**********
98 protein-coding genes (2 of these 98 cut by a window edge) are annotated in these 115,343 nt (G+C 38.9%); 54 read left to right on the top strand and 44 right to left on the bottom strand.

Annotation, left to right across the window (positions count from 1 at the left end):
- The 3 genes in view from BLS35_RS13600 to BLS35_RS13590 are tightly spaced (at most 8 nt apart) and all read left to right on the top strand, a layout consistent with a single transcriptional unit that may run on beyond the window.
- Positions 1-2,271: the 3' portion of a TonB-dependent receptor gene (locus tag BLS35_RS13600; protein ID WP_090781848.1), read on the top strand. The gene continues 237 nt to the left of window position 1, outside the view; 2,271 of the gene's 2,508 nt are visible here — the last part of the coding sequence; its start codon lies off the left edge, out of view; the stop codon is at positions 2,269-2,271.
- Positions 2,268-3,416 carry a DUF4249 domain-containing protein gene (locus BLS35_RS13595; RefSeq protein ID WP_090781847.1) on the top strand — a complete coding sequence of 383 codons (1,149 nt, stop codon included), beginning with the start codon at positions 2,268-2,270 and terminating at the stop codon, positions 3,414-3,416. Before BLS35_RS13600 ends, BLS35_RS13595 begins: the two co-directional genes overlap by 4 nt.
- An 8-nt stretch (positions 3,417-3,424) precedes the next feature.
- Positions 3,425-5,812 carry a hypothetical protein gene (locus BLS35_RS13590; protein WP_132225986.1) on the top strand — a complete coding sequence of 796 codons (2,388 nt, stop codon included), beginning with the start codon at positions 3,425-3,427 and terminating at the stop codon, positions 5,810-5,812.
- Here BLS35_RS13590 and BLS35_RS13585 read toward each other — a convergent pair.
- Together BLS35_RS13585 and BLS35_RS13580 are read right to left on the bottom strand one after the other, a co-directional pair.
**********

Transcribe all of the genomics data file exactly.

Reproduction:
98 protein-coding genes (2 of these 98 cut by a window edge) are annotated in these 115,343 nt (G+C 38.9%); 54 read left to right on the top strand and 44 right to left on the bottom strand.

Annotation, left to right across the window (positions count from 1 at the left end):
- The 3 genes in view from BLS35_RS13600 to BLS35_RS13590 are tightly spaced (at most 8 nt apart) and all read left to right on the top strand, a layout consistent with a single transcriptional unit that may run on beyond the window.
- Positions 1-2,271: the 3' portion of a TonB-dependent receptor gene (locus tag BLS35_RS13600; protein ID WP_090781848.1), read on the top strand. The gene continues 237 nt to the left of window position 1, outside the view; 2,271 of the gene's 2,508 nt are visible here — the last part of the coding sequence; its start codon lies off the left edge, out of view; the stop codon is at positions 2,269-2,271.
- Positions 2,268-3,416 carry a DUF4249 domain-containing protein gene (locus BLS35_RS13595; RefSeq protein ID WP_090781847.1) on the top strand — a complete coding sequence of 383 codons (1,149 nt, stop codon included), beginning with the start codon at positions 2,268-2,270 and terminating at the stop codon, positions 3,414-3,416. Before BLS35_RS13600 ends, BLS35_RS13595 begins: the two co-directional genes overlap by 4 nt.
- An 8-nt stretch (positions 3,417-3,424) precedes the next feature.
- Positions 3,425-5,812 carry a hypothetical protein gene (locus BLS35_RS13590; protein WP_132225986.1) on the top strand — a complete coding sequence of 796 codons (2,388 nt, stop codon included), beginning with the start codon at positions 3,425-3,427 and terminating at the stop codon, positions 5,810-5,812.
- Here BLS35_RS13590 and BLS35_RS13585 read toward each other — a convergent pair.
- Together BLS35_RS13585 and BLS35_RS13580 are read right to left on the bottom strand one after the other, a co-directional pair.